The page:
I am a huge fan of natural sleep solutions. Consider putting an essential oil diffuser in their room and letting the oils help lull them to sleep. You may also encourage them to drink a mug of herbal tea before bed that contains chamomile and lavender. These are both great herbs for encouraging healthy sleep habits.
Enforce a realistic bedtime:
My teens insist they are the only kids their age that still have a bedtime. That may be so but since I am in bed by 11 PM, they can be, too. I don't sleep well when I know the house isn't settled so when my light goes off, so does theirs.
Is there really any reason to stay up until 3 AM playing video games? NO. Teens who go to bed earlier will also wake up easier the next day. And what parent doesn't want a little less screaming in the morning to stop hitting the snooze button? Raising teenagers is a very fine balancing act!
Early to rise means early to bed:
I know teens love to sleep til lunchtime but that just throws off their sleep cycle even more than it already is. Encourage your teens to get up early if they are dealing with teenage sleep problems.
Open their door, open the blinds, and get an alarm clock that uses lights, aromatherapy, sound, etc to wake them up. Encourage the dog to lick them til they get out of bed. A glass of cold water will get them moving, although it might also create a lot of yelling.
Just get them out of bed earlier and they will naturally fall asleep earlier. Try a sunrise-simulating alarm clock if you think that may help.
Teenagers really need to get quite a bit of sleep in order to deal with the stress of school, friends, work, and family without having a nervous breakdown. If you think your child has a serious sleeping problem, you may want to talk to their doctor. Check out WebMD for more information about sleep disorders in teens.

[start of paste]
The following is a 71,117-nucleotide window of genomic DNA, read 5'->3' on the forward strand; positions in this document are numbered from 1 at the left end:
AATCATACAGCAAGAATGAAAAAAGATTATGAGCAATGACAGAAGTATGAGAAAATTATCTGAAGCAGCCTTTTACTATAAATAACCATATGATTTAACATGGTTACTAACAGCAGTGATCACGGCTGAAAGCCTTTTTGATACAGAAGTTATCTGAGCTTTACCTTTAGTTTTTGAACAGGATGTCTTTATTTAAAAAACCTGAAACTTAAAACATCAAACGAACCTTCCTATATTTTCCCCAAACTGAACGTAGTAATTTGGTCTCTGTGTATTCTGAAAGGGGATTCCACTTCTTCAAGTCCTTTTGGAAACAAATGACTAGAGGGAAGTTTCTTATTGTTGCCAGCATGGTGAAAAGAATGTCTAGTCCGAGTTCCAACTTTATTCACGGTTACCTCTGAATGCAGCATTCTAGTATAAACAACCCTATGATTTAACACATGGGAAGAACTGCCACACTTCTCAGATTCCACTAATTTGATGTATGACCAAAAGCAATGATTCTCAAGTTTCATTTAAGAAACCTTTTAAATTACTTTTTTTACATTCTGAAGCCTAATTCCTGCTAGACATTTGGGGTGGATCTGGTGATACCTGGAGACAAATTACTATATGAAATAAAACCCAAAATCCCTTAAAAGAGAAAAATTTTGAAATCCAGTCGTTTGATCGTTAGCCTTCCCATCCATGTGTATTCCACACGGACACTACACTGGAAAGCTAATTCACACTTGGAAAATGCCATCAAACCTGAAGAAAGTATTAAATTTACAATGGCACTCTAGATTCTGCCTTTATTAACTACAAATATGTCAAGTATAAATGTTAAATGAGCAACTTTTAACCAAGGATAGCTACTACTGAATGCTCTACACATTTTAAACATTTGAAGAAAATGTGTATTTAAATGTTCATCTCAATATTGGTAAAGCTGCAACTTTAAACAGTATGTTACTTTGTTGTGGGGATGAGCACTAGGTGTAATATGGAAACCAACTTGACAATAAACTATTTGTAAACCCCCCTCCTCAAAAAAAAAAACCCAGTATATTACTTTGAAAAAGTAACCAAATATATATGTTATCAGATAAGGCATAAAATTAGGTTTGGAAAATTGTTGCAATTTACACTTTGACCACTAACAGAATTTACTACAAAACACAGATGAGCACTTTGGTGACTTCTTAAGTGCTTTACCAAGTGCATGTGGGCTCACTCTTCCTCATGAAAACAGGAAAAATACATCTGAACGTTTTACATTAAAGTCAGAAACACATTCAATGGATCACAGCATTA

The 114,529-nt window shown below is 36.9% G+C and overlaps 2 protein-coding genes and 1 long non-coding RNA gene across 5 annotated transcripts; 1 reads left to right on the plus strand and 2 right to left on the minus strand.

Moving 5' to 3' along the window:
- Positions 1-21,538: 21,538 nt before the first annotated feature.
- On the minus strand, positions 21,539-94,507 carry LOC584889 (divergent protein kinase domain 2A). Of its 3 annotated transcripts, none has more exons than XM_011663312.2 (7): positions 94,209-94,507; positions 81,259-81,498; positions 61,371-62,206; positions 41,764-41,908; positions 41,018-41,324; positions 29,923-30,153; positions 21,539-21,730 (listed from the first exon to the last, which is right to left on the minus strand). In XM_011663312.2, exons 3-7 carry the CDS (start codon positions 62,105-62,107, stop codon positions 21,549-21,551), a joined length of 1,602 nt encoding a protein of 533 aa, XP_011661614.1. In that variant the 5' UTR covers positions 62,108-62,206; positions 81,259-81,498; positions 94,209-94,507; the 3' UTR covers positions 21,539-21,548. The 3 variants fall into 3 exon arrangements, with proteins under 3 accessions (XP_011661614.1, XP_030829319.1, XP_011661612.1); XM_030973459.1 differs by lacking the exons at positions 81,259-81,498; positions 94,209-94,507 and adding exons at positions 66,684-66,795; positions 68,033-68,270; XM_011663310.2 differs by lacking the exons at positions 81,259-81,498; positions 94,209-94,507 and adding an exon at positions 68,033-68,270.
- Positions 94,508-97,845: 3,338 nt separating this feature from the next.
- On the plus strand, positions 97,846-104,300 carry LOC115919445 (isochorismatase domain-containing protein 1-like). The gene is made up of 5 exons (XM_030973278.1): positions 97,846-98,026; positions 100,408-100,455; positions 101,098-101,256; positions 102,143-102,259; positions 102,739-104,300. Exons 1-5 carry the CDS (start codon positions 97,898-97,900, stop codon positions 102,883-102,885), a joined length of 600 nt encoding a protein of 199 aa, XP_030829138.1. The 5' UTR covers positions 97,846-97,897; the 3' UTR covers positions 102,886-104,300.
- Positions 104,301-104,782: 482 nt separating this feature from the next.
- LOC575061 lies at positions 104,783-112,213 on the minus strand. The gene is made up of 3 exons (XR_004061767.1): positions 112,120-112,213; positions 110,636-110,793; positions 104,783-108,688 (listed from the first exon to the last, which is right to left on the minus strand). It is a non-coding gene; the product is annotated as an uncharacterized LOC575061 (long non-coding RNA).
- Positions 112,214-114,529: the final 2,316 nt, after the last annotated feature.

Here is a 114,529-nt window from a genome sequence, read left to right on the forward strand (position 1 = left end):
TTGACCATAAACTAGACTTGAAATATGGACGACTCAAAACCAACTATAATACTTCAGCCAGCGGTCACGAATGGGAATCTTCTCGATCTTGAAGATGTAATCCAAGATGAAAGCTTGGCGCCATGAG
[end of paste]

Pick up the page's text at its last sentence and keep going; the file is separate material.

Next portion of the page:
Sleep Aids for Teenagers
I'm not a huge fan of prescription teenage insomnia medication. You definitely do not want to get your teenager hooked on sleeping pills. They are habit-forming and do not promote long-term healthy sleep patterns. So, what can you do to help your teenager sleep better? Here are a few sleep aids for teenagers you might want to try.
All Natural Sleep Remedies for teens
- Herbal teas for Insomnia: Check out these herbal teas for sleep that may help your teen fall asleep faster.
- Supplements for sleep: You can have your teen try magnesium supplements at bedtime. You can also use magnesium oil or magnesium body butter
- Essential oils for sleep: Lavender essential oil in a diffuser may help your teenager fall asleep faster.
- White noise: You can buy a white noise machine specifically designed for this purpose.
Be very careful about any supplements or prescriptions you give them for better sleep. Lifestyle changes are a much better way to encourage teens to sleep better, not only TODAY but for the rest of their lives.
Do you have any other tips for dealing with teenage sleep problems? You might also enjoy reading these teen dating tips for parental survival!
Diane is a professional blogger and nationally certified pharmacy technician at Good Pill Pharmacy. She has two college aged kids, one husband and more pets than she will admit to. She earned her BS in Microbiology at the University of New Hampshire but left her career in science to become a stay at home mom. Years of playing with LEGO and coloring with crayons had her craving a more grown up purpose to her life and she began blogging and freelance writing full time. You can learn more about her HERE.